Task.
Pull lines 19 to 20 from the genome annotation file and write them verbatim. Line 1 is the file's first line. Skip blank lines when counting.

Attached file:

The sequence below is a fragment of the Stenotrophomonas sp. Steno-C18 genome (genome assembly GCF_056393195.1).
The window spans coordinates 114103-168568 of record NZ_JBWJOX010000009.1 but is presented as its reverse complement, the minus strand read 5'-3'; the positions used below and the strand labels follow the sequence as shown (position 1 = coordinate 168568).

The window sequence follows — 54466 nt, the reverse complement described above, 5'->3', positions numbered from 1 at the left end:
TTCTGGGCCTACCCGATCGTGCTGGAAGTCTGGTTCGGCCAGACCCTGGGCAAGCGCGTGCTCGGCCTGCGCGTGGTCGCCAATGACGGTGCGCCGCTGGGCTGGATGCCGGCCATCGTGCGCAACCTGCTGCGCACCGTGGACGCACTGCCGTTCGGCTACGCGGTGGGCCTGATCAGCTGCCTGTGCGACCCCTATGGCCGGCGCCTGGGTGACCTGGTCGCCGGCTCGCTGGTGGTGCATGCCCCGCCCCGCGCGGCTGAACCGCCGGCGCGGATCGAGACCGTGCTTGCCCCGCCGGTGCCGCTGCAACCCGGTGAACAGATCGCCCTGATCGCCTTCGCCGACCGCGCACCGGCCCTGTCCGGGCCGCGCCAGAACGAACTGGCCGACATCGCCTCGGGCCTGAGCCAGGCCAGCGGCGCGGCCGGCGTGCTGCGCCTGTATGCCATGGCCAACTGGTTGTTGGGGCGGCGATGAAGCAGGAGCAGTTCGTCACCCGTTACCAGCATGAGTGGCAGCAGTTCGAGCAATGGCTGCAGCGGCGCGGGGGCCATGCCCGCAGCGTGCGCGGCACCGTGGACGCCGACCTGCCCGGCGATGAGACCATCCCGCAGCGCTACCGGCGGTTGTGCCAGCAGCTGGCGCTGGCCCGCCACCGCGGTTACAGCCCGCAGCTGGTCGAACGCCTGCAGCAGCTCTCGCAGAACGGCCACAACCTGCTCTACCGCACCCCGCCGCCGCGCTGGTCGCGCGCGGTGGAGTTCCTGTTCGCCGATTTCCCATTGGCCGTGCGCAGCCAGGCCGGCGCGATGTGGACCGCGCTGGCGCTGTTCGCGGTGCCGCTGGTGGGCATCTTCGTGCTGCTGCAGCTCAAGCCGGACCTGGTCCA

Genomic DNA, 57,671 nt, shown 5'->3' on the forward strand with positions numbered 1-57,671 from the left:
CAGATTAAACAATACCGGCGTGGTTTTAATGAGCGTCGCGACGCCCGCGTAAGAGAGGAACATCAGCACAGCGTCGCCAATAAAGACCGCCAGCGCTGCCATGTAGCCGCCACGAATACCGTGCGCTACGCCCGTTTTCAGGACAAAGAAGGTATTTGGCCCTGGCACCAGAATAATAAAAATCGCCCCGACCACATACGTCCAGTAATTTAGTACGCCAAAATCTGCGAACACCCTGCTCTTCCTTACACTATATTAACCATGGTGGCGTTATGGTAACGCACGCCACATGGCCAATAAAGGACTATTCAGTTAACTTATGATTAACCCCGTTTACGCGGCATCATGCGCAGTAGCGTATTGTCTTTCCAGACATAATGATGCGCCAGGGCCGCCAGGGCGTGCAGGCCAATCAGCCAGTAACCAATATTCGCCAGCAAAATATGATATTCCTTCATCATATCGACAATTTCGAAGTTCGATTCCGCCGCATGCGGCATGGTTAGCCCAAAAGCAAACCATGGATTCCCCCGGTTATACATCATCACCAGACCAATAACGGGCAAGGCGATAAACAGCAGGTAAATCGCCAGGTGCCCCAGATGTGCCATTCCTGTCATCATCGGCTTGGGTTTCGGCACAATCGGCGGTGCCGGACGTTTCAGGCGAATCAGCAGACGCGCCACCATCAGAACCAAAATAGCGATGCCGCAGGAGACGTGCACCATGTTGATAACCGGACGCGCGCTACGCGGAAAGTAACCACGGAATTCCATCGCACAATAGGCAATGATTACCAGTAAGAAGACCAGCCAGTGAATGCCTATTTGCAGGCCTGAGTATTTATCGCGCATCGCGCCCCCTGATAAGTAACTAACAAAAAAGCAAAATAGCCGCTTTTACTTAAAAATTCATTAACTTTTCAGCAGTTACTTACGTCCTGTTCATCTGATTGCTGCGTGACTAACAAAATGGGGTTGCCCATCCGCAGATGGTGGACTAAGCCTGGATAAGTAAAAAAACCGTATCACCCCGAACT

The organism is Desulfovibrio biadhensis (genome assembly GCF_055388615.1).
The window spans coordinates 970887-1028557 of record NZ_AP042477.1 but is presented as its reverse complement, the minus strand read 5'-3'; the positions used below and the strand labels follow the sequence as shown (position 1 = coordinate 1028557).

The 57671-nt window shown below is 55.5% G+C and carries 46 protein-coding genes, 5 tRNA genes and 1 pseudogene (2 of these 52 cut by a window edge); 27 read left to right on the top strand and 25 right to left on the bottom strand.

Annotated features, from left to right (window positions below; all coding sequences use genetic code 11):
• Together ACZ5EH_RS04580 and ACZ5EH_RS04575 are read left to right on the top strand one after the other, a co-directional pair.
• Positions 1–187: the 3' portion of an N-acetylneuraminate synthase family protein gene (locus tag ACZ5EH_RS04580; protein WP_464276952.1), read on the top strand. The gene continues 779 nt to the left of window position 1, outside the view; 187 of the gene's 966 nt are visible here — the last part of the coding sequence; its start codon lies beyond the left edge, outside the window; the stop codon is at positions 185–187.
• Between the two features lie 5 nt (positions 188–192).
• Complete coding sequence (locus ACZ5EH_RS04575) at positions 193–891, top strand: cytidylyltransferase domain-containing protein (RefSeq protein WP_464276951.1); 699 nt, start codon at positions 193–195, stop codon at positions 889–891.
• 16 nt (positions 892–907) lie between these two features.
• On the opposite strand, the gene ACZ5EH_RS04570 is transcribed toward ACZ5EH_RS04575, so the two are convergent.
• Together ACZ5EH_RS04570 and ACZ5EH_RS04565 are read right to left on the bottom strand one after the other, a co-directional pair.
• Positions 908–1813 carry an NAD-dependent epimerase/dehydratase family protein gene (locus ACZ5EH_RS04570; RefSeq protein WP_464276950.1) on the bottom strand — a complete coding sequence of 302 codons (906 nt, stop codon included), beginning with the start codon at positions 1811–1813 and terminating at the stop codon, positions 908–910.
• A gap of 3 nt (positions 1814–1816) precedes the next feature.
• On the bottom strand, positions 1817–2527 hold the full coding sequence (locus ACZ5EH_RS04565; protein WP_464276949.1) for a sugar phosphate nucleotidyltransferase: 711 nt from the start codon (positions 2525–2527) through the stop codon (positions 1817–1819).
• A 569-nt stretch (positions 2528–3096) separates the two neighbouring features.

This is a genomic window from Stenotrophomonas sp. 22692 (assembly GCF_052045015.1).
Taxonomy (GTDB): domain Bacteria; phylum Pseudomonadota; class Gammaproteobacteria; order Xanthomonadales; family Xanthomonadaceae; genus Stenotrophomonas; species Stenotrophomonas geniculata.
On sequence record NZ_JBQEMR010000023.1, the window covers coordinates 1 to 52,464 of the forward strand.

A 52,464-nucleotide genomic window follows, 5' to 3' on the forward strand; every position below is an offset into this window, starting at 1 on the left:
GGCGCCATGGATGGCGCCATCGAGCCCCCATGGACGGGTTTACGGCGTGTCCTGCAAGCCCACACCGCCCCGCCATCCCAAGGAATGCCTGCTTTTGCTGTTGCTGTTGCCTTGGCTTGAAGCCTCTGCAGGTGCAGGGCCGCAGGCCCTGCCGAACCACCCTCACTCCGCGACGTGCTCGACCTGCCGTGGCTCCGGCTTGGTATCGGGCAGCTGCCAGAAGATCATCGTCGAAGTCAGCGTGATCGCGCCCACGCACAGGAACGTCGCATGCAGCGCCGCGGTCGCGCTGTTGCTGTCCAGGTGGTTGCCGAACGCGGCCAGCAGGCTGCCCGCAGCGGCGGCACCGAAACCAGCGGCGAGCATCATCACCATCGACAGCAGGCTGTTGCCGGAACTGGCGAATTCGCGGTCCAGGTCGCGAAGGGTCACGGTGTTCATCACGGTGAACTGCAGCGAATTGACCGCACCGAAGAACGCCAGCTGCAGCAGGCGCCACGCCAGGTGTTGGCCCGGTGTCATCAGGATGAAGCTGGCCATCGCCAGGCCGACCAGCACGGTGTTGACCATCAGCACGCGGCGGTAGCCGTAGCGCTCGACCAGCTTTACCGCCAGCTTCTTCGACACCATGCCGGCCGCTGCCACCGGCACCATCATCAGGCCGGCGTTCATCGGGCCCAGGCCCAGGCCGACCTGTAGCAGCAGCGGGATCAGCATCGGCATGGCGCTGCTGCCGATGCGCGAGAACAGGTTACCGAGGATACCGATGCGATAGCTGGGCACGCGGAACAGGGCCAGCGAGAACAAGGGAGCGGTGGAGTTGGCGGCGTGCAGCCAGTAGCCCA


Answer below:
• A gap of 3 nt (positions 1814–1816) precedes the next feature.
• On the bottom strand, positions 1817–2527 hold the full coding sequence (locus ACZ5EH_RS04565; protein WP_464276949.1) for a sugar phosphate nucleotidyltransferase: 711 nt from the start codon (positions 2525–2527) through the stop codon (positions 1817–1819).